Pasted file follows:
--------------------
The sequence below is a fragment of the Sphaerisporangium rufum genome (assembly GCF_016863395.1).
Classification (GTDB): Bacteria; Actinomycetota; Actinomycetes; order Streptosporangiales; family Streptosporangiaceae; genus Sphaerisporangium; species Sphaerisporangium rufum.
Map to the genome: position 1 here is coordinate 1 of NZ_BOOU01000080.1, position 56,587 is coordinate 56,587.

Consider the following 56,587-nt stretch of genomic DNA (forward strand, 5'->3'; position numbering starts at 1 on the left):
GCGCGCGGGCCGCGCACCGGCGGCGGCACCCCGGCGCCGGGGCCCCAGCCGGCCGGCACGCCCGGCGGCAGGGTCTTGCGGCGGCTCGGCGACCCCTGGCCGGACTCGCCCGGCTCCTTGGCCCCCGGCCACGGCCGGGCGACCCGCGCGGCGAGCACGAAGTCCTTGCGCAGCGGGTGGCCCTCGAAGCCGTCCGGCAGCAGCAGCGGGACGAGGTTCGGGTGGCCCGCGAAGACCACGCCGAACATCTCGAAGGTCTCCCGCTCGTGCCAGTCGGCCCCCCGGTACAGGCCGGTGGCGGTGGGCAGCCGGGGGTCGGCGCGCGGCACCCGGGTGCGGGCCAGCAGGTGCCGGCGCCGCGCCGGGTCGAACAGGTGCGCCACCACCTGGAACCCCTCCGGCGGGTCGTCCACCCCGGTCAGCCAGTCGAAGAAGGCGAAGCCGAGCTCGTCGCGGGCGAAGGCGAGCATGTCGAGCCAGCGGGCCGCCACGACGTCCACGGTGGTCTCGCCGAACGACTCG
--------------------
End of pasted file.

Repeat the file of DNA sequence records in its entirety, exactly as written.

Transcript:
The sequence below is a fragment of the Sphaerisporangium rufum genome (assembly GCF_016863395.1).
Classification (GTDB): Bacteria; Actinomycetota; Actinomycetes; order Streptosporangiales; family Streptosporangiaceae; genus Sphaerisporangium; species Sphaerisporangium rufum.
Map to the genome: position 1 here is coordinate 1 of NZ_BOOU01000080.1, position 56,587 is coordinate 56,587.

Consider the following 56,587-nt stretch of genomic DNA (forward strand, 5'->3'; position numbering starts at 1 on the left):
GCGCGCGGGCCGCGCACCGGCGGCGGCACCCCGGCGCCGGGGCCCCAGCCGGCCGGCACGCCCGGCGGCAGGGTCTTGCGGCGGCTCGGCGACCCCTGGCCGGACTCGCCCGGCTCCTTGGCCCCCGGCCACGGCCGGGCGACCCGCGCGGCGAGCACGAAGTCCTTGCGCAGCGGGTGGCCCTCGAAGCCGTCCGGCAGCAGCAGCGGGACGAGGTTCGGGTGGCCCGCGAAGACCACGCCGAACATCTCGAAGGTCTCCCGCTCGTGCCAGTCGGCCCCCCGGTACAGGCCGGTGGCGGTGGGCAGCCGGGGGTCGGCGCGCGGCACCCGGGTGCGGGCCAGCAGGTGCCGGCGCCGCGCCGGGTCGAACAGGTGCGCCACCACCTGGAACCCCTCCGGCGGGTCGTCCACCCCGGTCAGCCAGTCGAAGAAGGCGAAGCCGAGCTCGTCGCGGGCGAAGGCGAGCATGTCGAGCCAGCGGGCCGCCACGACGTCCACGGTGGTCTCGCCGAACGACTCG